Sunday, May 27, 2007

Summer plans

This is somewhat late compared to my last end of term post. The spring term for Pitt is over. Long over in fact. Except for the paper on the Tractatus that I am slowly finishing, but I hope to have that done by mid-June. Summer has started. I'm going to be in Pittsburgh for most of the summer taking an intensive German class. I am doing a reading group with a few other grad students. It is a very Pittsburgh reading group. We are reading both Brandom's Articulating Reasons and McDowell's Mind and World, starting with the former. We're dong chapter three this week. I hope to have a few posts based on the readings, starting with something on harmony once I get my copy of the book back. Next weekend is the formal epistemology workshop at CMU. I will be attending at least a few of the sessions. Apart from that, I am hoping to read some more logic stuff (topics: inference, algebraic logic, computability, relevance logic), maybe some philosophy of language stuff (topics: no clue...), and write up a few posts I've had on the backburner about Prawitz, Marconi, and some more things I learned at the UT Austin conference (so educational!). That's the plan. I think it might be a bit much.


N. N. said...

What's your Tractatus paper about, if you don't mind my asking?

Didn't you say that Thomas Ricketts was teaching the course?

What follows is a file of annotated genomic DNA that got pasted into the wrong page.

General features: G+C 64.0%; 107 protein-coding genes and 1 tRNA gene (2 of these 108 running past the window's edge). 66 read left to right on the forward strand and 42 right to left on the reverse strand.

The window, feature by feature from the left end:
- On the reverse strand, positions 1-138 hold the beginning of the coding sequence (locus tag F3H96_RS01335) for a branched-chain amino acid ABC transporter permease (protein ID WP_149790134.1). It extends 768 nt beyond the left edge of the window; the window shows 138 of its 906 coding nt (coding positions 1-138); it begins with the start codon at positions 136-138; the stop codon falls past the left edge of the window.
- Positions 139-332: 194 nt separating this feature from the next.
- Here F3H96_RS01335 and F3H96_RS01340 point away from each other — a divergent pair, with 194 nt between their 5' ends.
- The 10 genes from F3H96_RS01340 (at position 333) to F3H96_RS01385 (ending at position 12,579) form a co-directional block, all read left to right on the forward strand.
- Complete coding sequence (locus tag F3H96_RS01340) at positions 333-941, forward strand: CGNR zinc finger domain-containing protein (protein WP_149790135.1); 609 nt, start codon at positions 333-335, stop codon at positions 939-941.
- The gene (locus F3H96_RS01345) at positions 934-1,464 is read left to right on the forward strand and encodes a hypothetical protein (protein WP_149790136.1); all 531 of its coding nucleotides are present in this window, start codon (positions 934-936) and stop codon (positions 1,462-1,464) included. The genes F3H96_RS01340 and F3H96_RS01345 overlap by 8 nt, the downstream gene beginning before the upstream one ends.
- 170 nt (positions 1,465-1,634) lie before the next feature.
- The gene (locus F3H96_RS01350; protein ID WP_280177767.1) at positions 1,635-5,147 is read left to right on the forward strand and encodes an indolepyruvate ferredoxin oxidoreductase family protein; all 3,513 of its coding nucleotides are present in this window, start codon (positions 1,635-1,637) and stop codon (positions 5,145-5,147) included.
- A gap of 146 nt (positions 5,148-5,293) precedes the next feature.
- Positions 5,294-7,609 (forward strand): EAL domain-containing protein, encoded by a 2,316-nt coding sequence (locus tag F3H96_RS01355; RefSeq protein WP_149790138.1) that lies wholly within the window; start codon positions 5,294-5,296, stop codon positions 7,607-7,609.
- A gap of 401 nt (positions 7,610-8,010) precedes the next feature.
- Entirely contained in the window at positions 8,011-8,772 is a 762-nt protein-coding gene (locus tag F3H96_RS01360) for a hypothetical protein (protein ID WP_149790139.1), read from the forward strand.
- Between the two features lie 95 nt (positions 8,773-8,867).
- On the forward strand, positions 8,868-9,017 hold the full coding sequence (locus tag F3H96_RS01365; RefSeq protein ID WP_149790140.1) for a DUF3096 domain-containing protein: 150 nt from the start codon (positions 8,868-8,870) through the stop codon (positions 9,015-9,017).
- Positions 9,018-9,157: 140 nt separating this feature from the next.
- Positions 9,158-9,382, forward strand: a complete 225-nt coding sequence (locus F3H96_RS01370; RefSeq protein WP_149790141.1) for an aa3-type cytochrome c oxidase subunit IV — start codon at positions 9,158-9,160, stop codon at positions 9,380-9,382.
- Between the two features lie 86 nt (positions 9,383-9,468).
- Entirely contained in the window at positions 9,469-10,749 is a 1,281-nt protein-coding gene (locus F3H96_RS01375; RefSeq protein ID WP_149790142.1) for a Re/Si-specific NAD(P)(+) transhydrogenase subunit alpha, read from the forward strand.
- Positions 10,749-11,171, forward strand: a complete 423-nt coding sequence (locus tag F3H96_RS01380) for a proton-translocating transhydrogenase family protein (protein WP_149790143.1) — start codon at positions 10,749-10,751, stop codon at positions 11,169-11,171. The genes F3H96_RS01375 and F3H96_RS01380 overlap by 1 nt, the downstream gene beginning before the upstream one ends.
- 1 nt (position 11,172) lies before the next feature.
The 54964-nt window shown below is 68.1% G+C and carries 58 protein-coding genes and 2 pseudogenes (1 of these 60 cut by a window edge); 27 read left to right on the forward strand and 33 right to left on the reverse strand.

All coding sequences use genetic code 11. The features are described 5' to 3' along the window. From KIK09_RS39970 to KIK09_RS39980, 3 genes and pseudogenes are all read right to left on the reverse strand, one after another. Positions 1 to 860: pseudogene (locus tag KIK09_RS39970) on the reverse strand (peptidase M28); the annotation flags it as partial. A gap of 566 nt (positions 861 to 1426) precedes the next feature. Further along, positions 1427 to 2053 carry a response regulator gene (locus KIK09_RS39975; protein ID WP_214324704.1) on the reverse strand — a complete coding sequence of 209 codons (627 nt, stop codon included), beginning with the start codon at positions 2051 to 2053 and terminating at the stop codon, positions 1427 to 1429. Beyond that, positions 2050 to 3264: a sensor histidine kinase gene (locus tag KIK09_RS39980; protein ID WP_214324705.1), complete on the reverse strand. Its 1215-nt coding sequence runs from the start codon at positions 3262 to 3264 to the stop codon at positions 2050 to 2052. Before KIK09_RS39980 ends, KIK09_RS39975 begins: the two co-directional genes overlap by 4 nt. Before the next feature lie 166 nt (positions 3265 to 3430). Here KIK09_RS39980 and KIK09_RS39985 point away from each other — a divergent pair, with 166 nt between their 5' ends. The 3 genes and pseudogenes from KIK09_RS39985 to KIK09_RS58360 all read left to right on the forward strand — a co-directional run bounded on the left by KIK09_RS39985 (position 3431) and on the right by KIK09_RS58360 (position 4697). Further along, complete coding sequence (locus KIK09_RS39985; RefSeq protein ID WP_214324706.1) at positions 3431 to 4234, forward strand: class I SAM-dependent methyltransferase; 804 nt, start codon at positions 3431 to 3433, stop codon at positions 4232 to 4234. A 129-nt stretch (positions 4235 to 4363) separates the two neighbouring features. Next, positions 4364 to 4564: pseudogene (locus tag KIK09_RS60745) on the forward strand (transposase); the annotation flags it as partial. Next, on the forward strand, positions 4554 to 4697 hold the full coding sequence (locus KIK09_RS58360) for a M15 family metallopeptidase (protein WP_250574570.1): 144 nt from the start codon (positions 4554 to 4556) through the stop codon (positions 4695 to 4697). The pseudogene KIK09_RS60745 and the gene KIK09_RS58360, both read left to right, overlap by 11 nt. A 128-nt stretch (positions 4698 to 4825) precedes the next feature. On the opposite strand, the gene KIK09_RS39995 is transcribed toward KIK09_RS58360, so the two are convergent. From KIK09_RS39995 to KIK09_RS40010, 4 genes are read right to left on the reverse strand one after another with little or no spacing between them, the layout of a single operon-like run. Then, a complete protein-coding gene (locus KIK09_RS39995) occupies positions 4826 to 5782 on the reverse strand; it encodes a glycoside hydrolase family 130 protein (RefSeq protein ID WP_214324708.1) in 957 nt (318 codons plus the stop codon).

Shawn said...

Whoops, I just realized I hadn't responded to this comment. I had meant to do that the day I read it.

Yes, Tom Ricketts did teach the class. My sympathy to the New Wittgensteinian reading is probably partly due to that, although I did read Hacker's Insight and Illusion as a counterbalance. Tom also assigned a few of Hacker's responses to some of the New Wittgensteinian articles.

I don't mind at all. My paper is, broadly, on the philosophy of logic in the Tractatus. In particular, it is about Wittgenstein's views on logical constants, logical consequence and proof. Although, I am approaching it in somewhat an odd way. There is a paper by Ian Hacking that attributes a few ideas to the Tractatus and uses those ideas for a completely foreign purpose. I'm using that as my starting point, since it provides a way into an interesting cluster of issues (unconventional though it may be) that also connects up to some of my other interests in logic.